To quote: "Many suppliers have 10/0 and 5/0 brushes but these are usually exactly the same as 4/0 and 3/0 which are on offer here".

What sizes do most people use? One size for tunic/trousers & something smaller for belts and facings for example?

pointless

Roger W
[

What sizes do most people use? One size for tunic/trousers & something smaller for belts and facings for example?
Roger, it comes down to the point on the brush & you can use quite large ones as long as they have a point. So don't mash the brush onto the bottom of your water jar & don't let paint get into the ferrule (ie, only have paint on the tip of your brush) or you'll lose the point.

That said, I mostly use '0's & '1's for most things other than priming & varnishing.

donald

Re: pointless

I assume the "pointless" title of the post is more what you think of brush sizes, rather than the state of the brushes!!!!

Thanks for the advice. Thats right about not mashing the brush tip, something I try not to do.
What I didnt realise was the paint getting in the ferrule can affect the points. So thats something learned, thanks for that tip.

Re: pointless

Two other tips - one I do follow and one I should but don't.

Once the brush has been cleaned I take the tip of the brush between my lips, and just dampen it before drawing it through. Not soaking wet, just dampen the tip, draw it out and it helps the brush keep its shape.

The other one I have heard is to draw the brush tip across some wet soap, I have even heard of cleaning it with a drop of shampoo, all to preserve the life of the brush. Haven't done this one, so I can't comment on how effective it is or not.

Re: pointless

Roger W
I assume the "pointless" title of the post is more what you think of brush sizes, rather than the state of the brushes!!!!

Thanks for the advice. Thats right about not mashing the brush tip, something I try not to do.
What I didnt realise was the paint getting in the ferrule can affect the points. So thats something learned, thanks for that tip.
Roger, sometimes it's hard to know what is common knowledge & what is a useful tip.

I hope I don't come across as some sort of know-it-all. I pick up more tips & useful information than I give here.

donald

Re: pointless

No Donald you dont come across as a know it all, dont worry. If you have experience and knowledge to share, dont worry what some individuals might think. Many will be glad of the advice.

You have provided a lot of helpful advice. Just because I already knew about not "mashing the brush", this doesnt mean someone else who may read this thread does. So all the tips given are of good use 😊👍.

There are some who visit the site but dont actually post, so they might of been helped too.

You've all been very helpful, and even though I have been painting figures for couple years now, i have learned new tips from this thread. So a big thank you to you all.

Re: Brushes

Steve Pickstock
Seeing as how we are talking about painting and useful products, may I also mention the humble Pringles tube top?

The plastic ones, the seal ones not the foil tops you rip off.

For many years I have used the plastic tops as mixing palettes, the lip means the paint stays on your palette. Plus when it is covered with paint, if you flex the palette and make the dried paint crack, you can peel it off and the palette is clean again. Simples!
Yes, great idea Mr P. I use small clear plastic snack sample trays which my wife used to get in the post every month on a 'try this sample of nuts, seeds, super-spicey rice crackers etc etc'; she ate the snacks, I then got the trays! I've got a stack of them now, as they fit neatly together. But Pringles are tastier and the plastic tops are just right as small palettes. I'll buy some Pringles next time I'm out and about.:grinning:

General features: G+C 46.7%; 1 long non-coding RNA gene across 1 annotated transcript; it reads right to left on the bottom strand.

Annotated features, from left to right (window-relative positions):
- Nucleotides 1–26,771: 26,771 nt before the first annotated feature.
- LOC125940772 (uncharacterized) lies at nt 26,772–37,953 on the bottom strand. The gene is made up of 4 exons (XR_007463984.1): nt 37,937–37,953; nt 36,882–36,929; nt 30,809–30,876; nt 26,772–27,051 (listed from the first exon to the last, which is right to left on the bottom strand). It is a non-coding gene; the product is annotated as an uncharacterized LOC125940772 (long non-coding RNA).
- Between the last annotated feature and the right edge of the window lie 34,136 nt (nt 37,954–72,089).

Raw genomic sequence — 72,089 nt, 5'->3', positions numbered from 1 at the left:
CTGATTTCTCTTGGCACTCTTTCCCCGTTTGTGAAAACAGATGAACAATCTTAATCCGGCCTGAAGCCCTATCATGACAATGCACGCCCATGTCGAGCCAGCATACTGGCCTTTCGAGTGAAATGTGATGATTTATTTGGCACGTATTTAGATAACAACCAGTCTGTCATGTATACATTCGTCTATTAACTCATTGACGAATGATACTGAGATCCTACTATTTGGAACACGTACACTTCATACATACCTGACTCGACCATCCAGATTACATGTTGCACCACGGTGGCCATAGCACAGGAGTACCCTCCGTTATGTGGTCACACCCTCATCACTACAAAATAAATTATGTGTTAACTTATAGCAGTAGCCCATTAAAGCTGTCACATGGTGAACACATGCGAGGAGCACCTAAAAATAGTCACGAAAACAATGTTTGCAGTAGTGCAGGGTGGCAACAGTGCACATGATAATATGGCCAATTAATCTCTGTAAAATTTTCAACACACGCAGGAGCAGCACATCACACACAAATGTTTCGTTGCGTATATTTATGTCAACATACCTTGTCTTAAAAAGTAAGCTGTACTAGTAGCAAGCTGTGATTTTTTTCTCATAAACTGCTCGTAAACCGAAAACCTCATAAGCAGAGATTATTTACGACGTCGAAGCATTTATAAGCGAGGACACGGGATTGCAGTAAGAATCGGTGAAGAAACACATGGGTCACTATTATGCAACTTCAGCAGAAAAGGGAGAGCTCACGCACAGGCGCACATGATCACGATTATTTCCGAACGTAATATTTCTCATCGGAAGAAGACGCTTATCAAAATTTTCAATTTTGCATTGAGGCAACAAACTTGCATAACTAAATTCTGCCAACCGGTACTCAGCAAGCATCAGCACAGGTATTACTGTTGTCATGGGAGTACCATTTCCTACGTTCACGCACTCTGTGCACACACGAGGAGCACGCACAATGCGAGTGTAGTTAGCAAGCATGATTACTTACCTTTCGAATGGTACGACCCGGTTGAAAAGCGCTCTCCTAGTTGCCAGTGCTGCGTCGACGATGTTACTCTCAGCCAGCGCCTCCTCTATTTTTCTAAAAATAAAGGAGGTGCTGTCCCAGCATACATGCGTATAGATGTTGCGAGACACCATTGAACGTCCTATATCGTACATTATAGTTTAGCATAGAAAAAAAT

And now The Works have re-opened, I'll go and stock up on brushes too....

Re: Brushes

Cannot argue with any of the above , probably twenty brands of brush on my table, used everything over the years, and they all have a shorter life than they would have had ,if only I had taken as much care cleaning them as using them.

Re: Brushes

"...and they all have a shorter life than they would have had ,if only I had taken as much care cleaning them as using them."

Thats it, Alan...
Never let the color dry on the brush and clean them often during painting...and your brushes will be your comrades for many years...:laughing:

Re: Brushes

I used to buy my brushes from the works but the smaller sizes didn't seem to last very long..
I now buy from a seller on ebay you can buy either a mixed set or a set that has all ooooo size brushes which I buy.
The brushes are made of wolfs hair and seem to last longer than the works brushes & are easy to clean
You get 10 brushes for £5 the seller is of course is in china and trades under the name tgg 591 if you want to try them out.:wink:

Re: Brushes

Mr Steve Pickstock!
Amazing affair the Pringles plastic top!
Great idea that I'll follow for sure
Thank you very much indeed

Re: Brushes

I started using an AK 00 paintbrush recently and I'm really satisfied with it.

Re: Brushes

zirrian
I started using an AK 00 paintbrush recently and I'm really satisfied with it.
They do look good dont they? Might get a set of ABC brushes and 1 or 2 of these in 000 size and see which i prefer. May be little difference, but i need stock up on brushes anyway.
During all this lockdown business ive done fair bit painting and some my brushes are looking very tired!!! Need stock up on paint too!!

Problem is, it still doesnt look like ive made much of a dent in my boxes of soldiers!!!

Thanks for the suggestions 😊

Re: Brushes

Speaking of clearing down the 'stash'...
I'm currently cleaning up my attic, and keep finding boxes of figures, sprues or just individual figures. So far I am up to over 200 litres of figures, in terms of large plastic boxes.
And that is not even counting the scenery, 28mm stuff, 1/16th scale tanks, books, materials, model boats, steam punk gear, reenacting equipment, CDs etc that are up there as well.
I can only do so much at a time because of back problems, but I think this lock down will need to end in 2024 before I get the place cleared and then I can start getting some of it finished.

Re: Brushes

If people keep throwing wild partys, gatherings and invading beaches like its D-Day, a longer lockdown might very well happen!!!

Re: Brushes

zirrian
I started using an AK 00 paintbrush recently and I'm really satisfied with it.
OK,

but sometimes it is better to use an AK 47...:stuck_out_tongue_winking_eye:

Re: Brushes

😂😂

Re: Brushes

i'm another person using firstly the Boldmere (The Works) brushes for detailed work while they are OK then general painting. But for fine detail I have the ABC brushes. For a painting palette I use left over lids from test paint pots in the same way that Steve Pickstock uses Pringle tube tops